Uh... no... not everyone thinks the exact same thing. The human population is loaded with diverse viewpoints. The secret of making a political statement is to present your ideas without insulting those who disagree with you, or accusing them of attitudes and beliefs they don't have. 

If a right winger made The Purge and blamed the slaughter on liberal politicians, it would have the exact same stubby, and quickly tiring legs. It's an attempt to appear relevant, but without any real connection to the actual attitudes of its time and place. Instead all you get is a portrait of the prejudices and shibboleths of the film's makers.

One of the secrets to the success of The Conjuring is that it looks like it was done without any prejudice. There's no attempt to take anyone down, just a story of ordinary human beings battling supernatural evil. They're not tearing anyone down for their beliefs, and if they are making any sort of statement, it's being done in a subtle and, in the long run, more effective way.

The effect shows in the response of critics and audiences, who give The Conjuring much better ratings and word of mouth than The Purge.

So I guess the first rule of giving a project legs, is that if you're going to insult a swathe of the audience for their political/religious beliefs, you better do it in such a way that nobody notices it immediately.


  1. This is why I love Pacific Rim and really hope it has 'legs'. It's just fun, no real axes are grind. It makes the very obvious point that when the world is on the line, political divisions (and others) aren't that important.

    Also, I'm nervous because that film has a LOT of the motifs and themes and styles that many have been clamoring Hollywood for but... if it doesn't do that well, it will seem like a validation of the self-fulfilling idiocy.

    D, how strong do you think the giant robotic legs of PR are? Of course we assume HW will learn the wrong lessons from the movie, but which wrong lessons do you think it will pick up? Was this all a case of bad timing?

  2. @ nate- I liked the monsters-and-robots in "Pacific Rim" but frankly the rest of it was cliches cobbled together from bits of other sci-fi and genre movies: Transformers, Top Gun, Blade Runner, even The Matrix in its gratuitous marial-arts scene. The two mad scientists were especially annoying. Ron Perlman the only character that resembled an interesting human being. Given the deep dream/nightmare allegorical imagery in "Pan's Labyrinth", I expected a lot more from GdT- a smarter blockbuster. Alas, no. I think it will do a lot of box office in Asia, which will make up for the poor opening in the U.S.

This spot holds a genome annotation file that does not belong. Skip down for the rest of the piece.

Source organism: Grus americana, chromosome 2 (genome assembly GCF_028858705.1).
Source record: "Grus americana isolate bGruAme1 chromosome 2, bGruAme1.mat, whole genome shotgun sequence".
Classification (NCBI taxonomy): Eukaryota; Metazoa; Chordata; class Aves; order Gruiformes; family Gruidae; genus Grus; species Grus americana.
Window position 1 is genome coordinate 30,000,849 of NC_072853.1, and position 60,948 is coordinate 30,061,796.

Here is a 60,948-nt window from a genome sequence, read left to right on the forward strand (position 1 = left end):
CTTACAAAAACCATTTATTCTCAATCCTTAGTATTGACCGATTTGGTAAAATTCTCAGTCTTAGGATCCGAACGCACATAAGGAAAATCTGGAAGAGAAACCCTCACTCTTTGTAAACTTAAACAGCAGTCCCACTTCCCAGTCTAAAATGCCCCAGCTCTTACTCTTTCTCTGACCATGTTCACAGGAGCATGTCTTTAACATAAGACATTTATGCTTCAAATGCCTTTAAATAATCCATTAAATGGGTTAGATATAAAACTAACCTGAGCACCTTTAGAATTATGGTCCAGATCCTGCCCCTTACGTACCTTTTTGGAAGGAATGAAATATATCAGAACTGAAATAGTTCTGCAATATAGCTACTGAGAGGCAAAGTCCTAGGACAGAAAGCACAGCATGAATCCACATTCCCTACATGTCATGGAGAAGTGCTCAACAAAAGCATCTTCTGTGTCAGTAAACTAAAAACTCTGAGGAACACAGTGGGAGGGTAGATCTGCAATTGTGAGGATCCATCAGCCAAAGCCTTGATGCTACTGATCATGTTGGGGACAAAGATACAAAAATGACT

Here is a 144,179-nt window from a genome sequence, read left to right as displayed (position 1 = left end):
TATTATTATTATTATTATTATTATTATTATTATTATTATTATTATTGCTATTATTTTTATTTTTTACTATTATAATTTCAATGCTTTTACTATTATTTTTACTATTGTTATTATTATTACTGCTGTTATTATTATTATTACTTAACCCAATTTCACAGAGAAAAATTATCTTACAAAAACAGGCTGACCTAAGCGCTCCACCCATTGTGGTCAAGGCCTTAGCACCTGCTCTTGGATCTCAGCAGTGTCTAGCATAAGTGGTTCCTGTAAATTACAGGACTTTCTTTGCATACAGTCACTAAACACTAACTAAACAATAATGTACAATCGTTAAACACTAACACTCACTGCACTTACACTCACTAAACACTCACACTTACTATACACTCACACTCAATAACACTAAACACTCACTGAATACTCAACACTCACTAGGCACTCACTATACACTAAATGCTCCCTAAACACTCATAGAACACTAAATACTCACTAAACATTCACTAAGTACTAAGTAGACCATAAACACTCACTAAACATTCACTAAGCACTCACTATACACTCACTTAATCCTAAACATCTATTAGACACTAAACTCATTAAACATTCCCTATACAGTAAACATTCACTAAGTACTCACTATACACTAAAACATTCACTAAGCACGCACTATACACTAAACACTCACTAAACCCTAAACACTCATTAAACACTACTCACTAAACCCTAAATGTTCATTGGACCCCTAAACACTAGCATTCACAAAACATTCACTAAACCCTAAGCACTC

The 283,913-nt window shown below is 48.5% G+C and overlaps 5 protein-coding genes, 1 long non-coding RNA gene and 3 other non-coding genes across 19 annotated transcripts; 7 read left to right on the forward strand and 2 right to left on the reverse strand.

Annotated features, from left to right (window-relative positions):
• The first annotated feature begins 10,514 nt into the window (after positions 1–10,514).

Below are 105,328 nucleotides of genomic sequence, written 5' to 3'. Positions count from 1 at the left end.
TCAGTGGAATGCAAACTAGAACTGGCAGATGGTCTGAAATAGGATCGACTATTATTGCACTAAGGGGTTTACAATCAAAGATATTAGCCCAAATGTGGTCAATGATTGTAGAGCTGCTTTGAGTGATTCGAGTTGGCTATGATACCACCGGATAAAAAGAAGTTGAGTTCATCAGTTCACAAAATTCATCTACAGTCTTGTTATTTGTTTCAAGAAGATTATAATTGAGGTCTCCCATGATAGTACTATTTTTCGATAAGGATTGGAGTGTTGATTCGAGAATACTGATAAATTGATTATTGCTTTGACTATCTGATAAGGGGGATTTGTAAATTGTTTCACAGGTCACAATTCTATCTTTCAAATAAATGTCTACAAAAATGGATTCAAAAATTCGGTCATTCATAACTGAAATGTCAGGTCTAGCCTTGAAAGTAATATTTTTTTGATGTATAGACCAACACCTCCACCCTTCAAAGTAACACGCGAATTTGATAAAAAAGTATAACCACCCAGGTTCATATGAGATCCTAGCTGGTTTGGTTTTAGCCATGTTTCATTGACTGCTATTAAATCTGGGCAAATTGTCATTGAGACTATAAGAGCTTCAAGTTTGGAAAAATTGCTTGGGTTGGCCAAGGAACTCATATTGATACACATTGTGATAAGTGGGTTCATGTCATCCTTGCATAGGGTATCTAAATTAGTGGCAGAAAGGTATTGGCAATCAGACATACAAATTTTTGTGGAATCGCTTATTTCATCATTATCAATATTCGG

@ furious D- you are right about the brainless bashing of conservatives that comes out of Hollywood- the best recent example of that is all the anti-Iraq war movies that came out in 2006-2008 and *all* bombed, every one, even though the U.S. public by then was strongly critical of the war. People don't like to be preached at in their entertainment. In fact, you could even call this a blind spot, a failure to serve a big portion of the market, that a smart minor production company could move in on. "The Passion of the Christ" leaps instantly to mind, though that was a special case. More broadly, there's room for films with socally or traditionally conservative heros, a la John Wayne (is Channing Tatum in "Magic Mike" *really* comparable to, say, Wayne in "The Searchers" or others like it?) Some of the themes people respond to in the superhero or comic book movies are traditionally conservative, in a childish sort of way, without being politically or obtrusively so.

  3. D: Here's the deal on right wing + Christian bashing.

    Most of the media is left of center and statist. They don't mind the government controlling almost everything about your life. The kind of house you have, the car your drive, who you can hire for your business, how much of your life is spent working to send the proceeds to the government, which words (which might offends someone) you can say in public or on the internet and controlling your healthcare and subsequently your eating and drinking habits.

    What scares them to death is that someone might start controlling their sex lives. That would be fascism and must be opposed at all costs. So Christians are routinely depicted as murdering intolerant monsters - just to keep the eminent theocracy from establishing a toe hold here.